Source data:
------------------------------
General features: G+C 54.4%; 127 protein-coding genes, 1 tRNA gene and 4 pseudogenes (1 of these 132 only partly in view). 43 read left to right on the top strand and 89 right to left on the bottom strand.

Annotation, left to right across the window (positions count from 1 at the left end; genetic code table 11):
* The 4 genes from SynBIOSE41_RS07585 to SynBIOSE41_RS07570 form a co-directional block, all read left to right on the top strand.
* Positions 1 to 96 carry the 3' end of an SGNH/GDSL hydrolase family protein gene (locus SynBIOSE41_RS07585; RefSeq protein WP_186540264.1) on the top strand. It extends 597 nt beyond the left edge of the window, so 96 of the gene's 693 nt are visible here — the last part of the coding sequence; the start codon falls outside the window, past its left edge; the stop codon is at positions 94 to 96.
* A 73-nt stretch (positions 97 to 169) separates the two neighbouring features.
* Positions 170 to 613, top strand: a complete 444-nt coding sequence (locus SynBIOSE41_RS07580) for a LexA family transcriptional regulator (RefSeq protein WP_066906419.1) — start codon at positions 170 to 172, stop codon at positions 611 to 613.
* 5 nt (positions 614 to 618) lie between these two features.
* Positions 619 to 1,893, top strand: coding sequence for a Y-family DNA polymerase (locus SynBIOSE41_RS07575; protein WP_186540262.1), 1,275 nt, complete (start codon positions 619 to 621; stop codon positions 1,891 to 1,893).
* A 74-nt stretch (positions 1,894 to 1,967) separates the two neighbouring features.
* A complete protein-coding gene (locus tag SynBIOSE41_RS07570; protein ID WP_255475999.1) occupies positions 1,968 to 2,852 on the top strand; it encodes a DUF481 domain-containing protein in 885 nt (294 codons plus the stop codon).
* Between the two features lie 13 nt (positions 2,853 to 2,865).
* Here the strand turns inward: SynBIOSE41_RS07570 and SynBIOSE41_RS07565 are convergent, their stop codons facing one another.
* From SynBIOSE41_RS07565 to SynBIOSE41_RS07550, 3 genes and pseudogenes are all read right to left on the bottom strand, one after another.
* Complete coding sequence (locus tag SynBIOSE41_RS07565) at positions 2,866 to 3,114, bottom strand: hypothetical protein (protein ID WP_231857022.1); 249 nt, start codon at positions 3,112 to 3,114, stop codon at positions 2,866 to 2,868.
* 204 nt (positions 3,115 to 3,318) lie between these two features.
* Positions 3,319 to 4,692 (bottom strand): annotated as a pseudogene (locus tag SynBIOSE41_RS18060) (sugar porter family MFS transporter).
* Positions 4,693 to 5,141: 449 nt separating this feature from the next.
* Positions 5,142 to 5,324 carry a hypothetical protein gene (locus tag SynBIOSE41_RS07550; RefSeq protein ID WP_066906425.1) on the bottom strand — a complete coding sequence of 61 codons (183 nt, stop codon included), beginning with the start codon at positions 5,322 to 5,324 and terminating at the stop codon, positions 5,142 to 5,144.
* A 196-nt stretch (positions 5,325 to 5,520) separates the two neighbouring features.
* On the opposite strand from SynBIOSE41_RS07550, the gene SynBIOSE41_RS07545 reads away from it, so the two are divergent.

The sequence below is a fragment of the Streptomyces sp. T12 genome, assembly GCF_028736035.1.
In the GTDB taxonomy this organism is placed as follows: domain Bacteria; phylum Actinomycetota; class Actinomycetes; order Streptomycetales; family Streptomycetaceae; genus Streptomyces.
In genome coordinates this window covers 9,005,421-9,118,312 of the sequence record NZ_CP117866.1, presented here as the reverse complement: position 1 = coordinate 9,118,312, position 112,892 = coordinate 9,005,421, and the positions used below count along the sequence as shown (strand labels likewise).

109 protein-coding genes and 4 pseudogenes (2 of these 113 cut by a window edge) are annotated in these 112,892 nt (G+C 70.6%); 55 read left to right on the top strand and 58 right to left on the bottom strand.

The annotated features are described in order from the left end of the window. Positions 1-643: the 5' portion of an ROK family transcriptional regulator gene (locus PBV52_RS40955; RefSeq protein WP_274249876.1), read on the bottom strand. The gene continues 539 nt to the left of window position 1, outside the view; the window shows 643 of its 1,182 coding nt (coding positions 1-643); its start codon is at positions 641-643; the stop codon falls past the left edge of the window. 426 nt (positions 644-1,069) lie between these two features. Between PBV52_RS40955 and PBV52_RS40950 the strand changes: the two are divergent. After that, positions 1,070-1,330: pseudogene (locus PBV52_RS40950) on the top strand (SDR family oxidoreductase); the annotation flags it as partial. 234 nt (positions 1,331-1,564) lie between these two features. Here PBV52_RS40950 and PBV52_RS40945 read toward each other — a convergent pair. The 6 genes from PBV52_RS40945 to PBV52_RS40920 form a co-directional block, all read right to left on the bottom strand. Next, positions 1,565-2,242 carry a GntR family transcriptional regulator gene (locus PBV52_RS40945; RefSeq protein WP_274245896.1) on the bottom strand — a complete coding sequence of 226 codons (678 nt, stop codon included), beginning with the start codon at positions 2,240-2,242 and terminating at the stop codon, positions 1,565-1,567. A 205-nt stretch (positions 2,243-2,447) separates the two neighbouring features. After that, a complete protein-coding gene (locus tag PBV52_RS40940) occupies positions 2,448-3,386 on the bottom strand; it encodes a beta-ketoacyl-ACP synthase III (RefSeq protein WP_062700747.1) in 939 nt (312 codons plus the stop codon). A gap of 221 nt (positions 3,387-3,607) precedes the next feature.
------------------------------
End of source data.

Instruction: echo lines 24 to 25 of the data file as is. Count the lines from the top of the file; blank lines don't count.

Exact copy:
109 protein-coding genes and 4 pseudogenes (2 of these 113 cut by a window edge) are annotated in these 112,892 nt (G+C 70.6%); 55 read left to right on the top strand and 58 right to left on the bottom strand.

The annotated features are described in order from the left end of the window. Positions 1-643: the 5' portion of an ROK family transcriptional regulator gene (locus PBV52_RS40955; RefSeq protein WP_274249876.1), read on the bottom strand. The gene continues 539 nt to the left of window position 1, outside the view; the window shows 643 of its 1,182 coding nt (coding positions 1-643); its start codon is at positions 641-643; the stop codon falls past the left edge of the window. 426 nt (positions 644-1,069) lie between these two features. Between PBV52_RS40955 and PBV52_RS40950 the strand changes: the two are divergent. After that, positions 1,070-1,330: pseudogene (locus PBV52_RS40950) on the top strand (SDR family oxidoreductase); the annotation flags it as partial. 234 nt (positions 1,331-1,564) lie between these two features. Here PBV52_RS40950 and PBV52_RS40945 read toward each other — a convergent pair. The 6 genes from PBV52_RS40945 to PBV52_RS40920 form a co-directional block, all read right to left on the bottom strand. Next, positions 1,565-2,242 carry a GntR family transcriptional regulator gene (locus PBV52_RS40945; RefSeq protein WP_274245896.1) on the bottom strand — a complete coding sequence of 226 codons (678 nt, stop codon included), beginning with the start codon at positions 2,240-2,242 and terminating at the stop codon, positions 1,565-1,567. A 205-nt stretch (positions 2,243-2,447) separates the two neighbouring features. After that, a complete protein-coding gene (locus tag PBV52_RS40940) occupies positions 2,448-3,386 on the bottom strand; it encodes a beta-ketoacyl-ACP synthase III (RefSeq protein WP_062700747.1) in 939 nt (312 codons plus the stop codon). A gap of 221 nt (positions 3,387-3,607) precedes the next feature.